How Long Does Negative Info Stay on Your Credit Report?

Hands Removing Paper Credit Report From Envelope At Table
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The information on your credit report changes throughout your lifetime as you carry on in everyday life. Certain businesses, like credit card companies and various lenders, report your activity to credit reporting agencies to be added to your credit report, but not everything stays forever.

The Fair Credit Reporting Act is the federal law that ensures credit reports are fair and accurate. That includes limiting the amount of time negative information can remain on your credit report.  For student loans, the credit reporting time limit is governed by the Higher Education Act.

The Credit Reporting Time Limit

Companies use your credit report information to gauge whether you're a responsible borrower. Naturally, some information is more important than others. In particular, actions from your recent history are more indicative of your credit habits than things from decades ago.

While positive information can stay on your credit report forever, provided those accounts are still open. Closed accounts may eventually drop off your credit report according to the credit reporting agencies' guidelines for keeping this information.

Fortunately, credit mistakes won't follow you forever. Most negative information can only stay on your credit report for a maximum of seven years. Certain types of negative information will stay on your credit report for longer.

Type of Information Credit Reporting Time Limit
Delinquency information, like late credit card payments and collections 7 years
Charge-offs 7 years + 180 days from the date of charge-off
Student loan default 7 years
Foreclosure 7 years
Bankruptcy Up to 10 years from the date you file
Hard inquiries 2 years


Tax liens and civil judgments are no longer included in your credit report based on changes the credit bureaus made to reporting practices.

For New York Residents Only

New York has its own Fair Credit Reporting Act that applies to consumers in the state. While much of the state law mirrors the federal law, there's one difference—paid collections stay on your credit report for 5 years from the date paid or last date of the activity.

Updating Personal Information

Each time a business reports new personal information to a credit bureau, it's simply added to your existing information. This explains why you may have several name variations and a long list of addresses on your credit report. Credit bureaus don't have any rules for removing this information unless you let them know there are errors.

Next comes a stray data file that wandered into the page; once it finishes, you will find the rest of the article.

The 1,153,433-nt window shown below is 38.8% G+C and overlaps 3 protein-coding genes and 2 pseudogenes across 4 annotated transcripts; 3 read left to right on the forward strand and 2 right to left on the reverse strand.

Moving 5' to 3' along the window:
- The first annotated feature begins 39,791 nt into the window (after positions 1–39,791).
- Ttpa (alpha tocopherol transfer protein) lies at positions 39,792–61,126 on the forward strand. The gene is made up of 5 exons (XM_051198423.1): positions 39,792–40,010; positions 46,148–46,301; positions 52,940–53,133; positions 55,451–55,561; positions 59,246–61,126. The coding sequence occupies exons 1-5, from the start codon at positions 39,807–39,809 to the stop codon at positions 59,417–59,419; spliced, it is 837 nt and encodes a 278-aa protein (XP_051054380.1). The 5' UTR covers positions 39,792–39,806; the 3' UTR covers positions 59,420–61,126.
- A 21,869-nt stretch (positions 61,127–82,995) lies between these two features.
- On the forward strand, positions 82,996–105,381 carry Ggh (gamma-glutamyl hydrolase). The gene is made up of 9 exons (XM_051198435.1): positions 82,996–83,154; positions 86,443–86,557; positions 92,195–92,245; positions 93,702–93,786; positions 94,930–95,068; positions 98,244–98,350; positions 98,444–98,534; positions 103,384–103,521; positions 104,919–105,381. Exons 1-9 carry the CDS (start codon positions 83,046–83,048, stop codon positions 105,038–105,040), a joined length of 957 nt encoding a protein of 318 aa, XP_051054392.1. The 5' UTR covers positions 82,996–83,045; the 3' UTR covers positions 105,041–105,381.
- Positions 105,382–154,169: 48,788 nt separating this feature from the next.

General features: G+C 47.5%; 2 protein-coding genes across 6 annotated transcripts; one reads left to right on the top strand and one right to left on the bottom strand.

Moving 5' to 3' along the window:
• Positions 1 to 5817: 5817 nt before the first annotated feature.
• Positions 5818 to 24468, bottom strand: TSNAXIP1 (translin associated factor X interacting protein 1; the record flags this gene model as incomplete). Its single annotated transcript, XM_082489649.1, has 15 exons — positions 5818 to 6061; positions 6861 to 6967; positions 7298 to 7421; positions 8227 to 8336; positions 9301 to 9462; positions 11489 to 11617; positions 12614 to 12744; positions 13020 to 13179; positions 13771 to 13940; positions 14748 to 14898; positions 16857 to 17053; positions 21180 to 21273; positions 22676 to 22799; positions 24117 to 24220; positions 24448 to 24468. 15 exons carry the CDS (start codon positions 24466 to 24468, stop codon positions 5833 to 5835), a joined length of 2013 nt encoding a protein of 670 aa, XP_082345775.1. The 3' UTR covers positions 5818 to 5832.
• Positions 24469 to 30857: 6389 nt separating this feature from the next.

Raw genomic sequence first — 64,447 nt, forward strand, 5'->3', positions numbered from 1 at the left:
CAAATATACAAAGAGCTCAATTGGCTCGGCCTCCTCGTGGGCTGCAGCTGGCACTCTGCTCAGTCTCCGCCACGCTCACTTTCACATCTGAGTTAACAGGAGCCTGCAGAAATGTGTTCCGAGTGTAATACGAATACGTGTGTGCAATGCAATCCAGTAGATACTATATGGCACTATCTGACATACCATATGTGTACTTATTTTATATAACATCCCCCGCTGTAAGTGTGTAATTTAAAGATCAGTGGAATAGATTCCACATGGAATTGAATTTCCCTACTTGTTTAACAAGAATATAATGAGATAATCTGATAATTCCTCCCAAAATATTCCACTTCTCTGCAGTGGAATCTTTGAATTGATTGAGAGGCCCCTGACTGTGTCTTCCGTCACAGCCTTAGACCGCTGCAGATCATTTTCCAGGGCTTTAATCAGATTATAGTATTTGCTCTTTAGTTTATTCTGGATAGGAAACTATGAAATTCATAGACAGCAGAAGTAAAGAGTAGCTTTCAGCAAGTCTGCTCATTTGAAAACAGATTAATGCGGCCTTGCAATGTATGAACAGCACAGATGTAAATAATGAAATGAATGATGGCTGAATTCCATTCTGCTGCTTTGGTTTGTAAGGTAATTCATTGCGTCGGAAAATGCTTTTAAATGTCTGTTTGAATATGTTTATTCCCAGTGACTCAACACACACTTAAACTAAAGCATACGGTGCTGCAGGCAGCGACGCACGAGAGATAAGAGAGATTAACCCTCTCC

Do You Have to Do Anything?

Once the credit reporting time limit has elapsed, the outdated information should automatically drop from your credit report. You don't have to do anything to prompt the credit bureau to update your credit report.

However, if there's an error with the reporting date, you will have to use the credit report dispute process to have the error corrected so that the information falls off your credit report at the correct time. Send copies of all the evidence you have supporting your claim to help prove your case.


You can complain to the Consumer Financial Protection Bureau if the credit bureau and information furnisher continue violating your rights by listing inaccurate information on your credit report. The CFPB can help facilitate a resolution or seek punitive action against companies who repeatedly violate the law.

Reporting Time Limit vs. Obligation to Pay

The expiration of the credit reporting time limit doesn't mean you no longer owe a debt. The credit reporting time limit does not define how long a creditor or collector can go after you for an unpaid bill. As long as a legitimate debt remains unpaid, the creditor can attempt to collect from you by calling, sending letters, and any other legal action.

Confusion With the Statute of Limitations

There's another time period that applies to debts, the statute of limitations. This time limit varies by state and limits the amount of time a creditor or collector can use the court to force you to pay a debt - if you can prove that the statute of limitations has passed. The statute of limitations is typically separate from the credit reporting time limit. The debt may continue to be listed on your credit report even though the statute of limitations has passed, particularly if the statute of limitations is less than seven years.

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The Balance uses only high-quality sources, including peer-reviewed studies, to support the facts within our articles. Read our editorial process to learn more about how we fact-check and keep our content accurate, reliable, and trustworthy.
  1. Cornell Law School Legal Information Institute. "Consumer Credit Protection Act of 1968 - 15 U.S. Code § 1681.Congressional Findings and Statement of Purpose."

  2. Cornell Law School Legal Information Institute. "Higher Education Act of 1965 - 20 U.S. Code § 1080a.Reports to Consumer Reporting Agencies and Institutions of Higher Education."

  3. Experian. "When Are Closed Accounts Deleted?"

  4. The New York State Senate. "The Fair Credit Reporting Act in New York- Section 380-J - Prohibited Information."

  5. Cornell Law School Legal Information Institute. "Consumer Credit Protection Act of 1968 - 15 U.S. Code § 1681i.Procedure in Case of Disputed Accuracy."

  6. Federal Trade Commission Consumer Information. "Time-Barred Debts."

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